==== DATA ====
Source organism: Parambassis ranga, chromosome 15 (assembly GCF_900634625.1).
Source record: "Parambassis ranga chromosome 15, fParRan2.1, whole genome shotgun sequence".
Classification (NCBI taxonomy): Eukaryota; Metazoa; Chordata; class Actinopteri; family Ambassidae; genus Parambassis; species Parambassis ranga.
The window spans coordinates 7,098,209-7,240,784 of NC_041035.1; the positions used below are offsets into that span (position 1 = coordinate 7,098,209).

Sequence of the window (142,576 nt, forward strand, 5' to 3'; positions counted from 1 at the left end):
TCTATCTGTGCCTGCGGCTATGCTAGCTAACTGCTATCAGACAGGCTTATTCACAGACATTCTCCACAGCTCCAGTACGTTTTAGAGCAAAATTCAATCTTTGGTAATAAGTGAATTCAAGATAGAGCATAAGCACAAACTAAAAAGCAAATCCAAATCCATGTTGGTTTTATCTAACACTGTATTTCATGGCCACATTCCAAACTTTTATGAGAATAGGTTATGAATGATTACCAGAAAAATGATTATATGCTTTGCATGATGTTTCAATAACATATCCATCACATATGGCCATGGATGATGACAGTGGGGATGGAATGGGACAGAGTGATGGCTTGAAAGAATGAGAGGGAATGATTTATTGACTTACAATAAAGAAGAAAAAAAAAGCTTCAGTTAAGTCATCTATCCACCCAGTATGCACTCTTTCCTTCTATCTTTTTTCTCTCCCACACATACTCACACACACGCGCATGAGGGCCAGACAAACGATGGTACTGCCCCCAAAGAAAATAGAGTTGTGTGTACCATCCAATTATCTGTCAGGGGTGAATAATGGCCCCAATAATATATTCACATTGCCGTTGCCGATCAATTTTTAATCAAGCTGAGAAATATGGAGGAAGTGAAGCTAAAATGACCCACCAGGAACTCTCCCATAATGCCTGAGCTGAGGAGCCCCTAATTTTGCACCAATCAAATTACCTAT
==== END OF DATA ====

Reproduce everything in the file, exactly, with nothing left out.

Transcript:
Source organism: Parambassis ranga, chromosome 15 (assembly GCF_900634625.1).
Source record: "Parambassis ranga chromosome 15, fParRan2.1, whole genome shotgun sequence".
Classification (NCBI taxonomy): Eukaryota; Metazoa; Chordata; class Actinopteri; family Ambassidae; genus Parambassis; species Parambassis ranga.
The window spans coordinates 7,098,209-7,240,784 of NC_041035.1; the positions used below are offsets into that span (position 1 = coordinate 7,098,209).

Sequence of the window (142,576 nt, forward strand, 5' to 3'; positions counted from 1 at the left end):
TCTATCTGTGCCTGCGGCTATGCTAGCTAACTGCTATCAGACAGGCTTATTCACAGACATTCTCCACAGCTCCAGTACGTTTTAGAGCAAAATTCAATCTTTGGTAATAAGTGAATTCAAGATAGAGCATAAGCACAAACTAAAAAGCAAATCCAAATCCATGTTGGTTTTATCTAACACTGTATTTCATGGCCACATTCCAAACTTTTATGAGAATAGGTTATGAATGATTACCAGAAAAATGATTATATGCTTTGCATGATGTTTCAATAACATATCCATCACATATGGCCATGGATGATGACAGTGGGGATGGAATGGGACAGAGTGATGGCTTGAAAGAATGAGAGGGAATGATTTATTGACTTACAATAAAGAAGAAAAAAAAAGCTTCAGTTAAGTCATCTATCCACCCAGTATGCACTCTTTCCTTCTATCTTTTTTCTCTCCCACACATACTCACACACACGCGCATGAGGGCCAGACAAACGATGGTACTGCCCCCAAAGAAAATAGAGTTGTGTGTACCATCCAATTATCTGTCAGGGGTGAATAATGGCCCCAATAATATATTCACATTGCCGTTGCCGATCAATTTTTAATCAAGCTGAGAAATATGGAGGAAGTGAAGCTAAAATGACCCACCAGGAACTCTCCCATAATGCCTGAGCTGAGGAGCCCCTAATTTTGCACCAATCAAATTACCTAT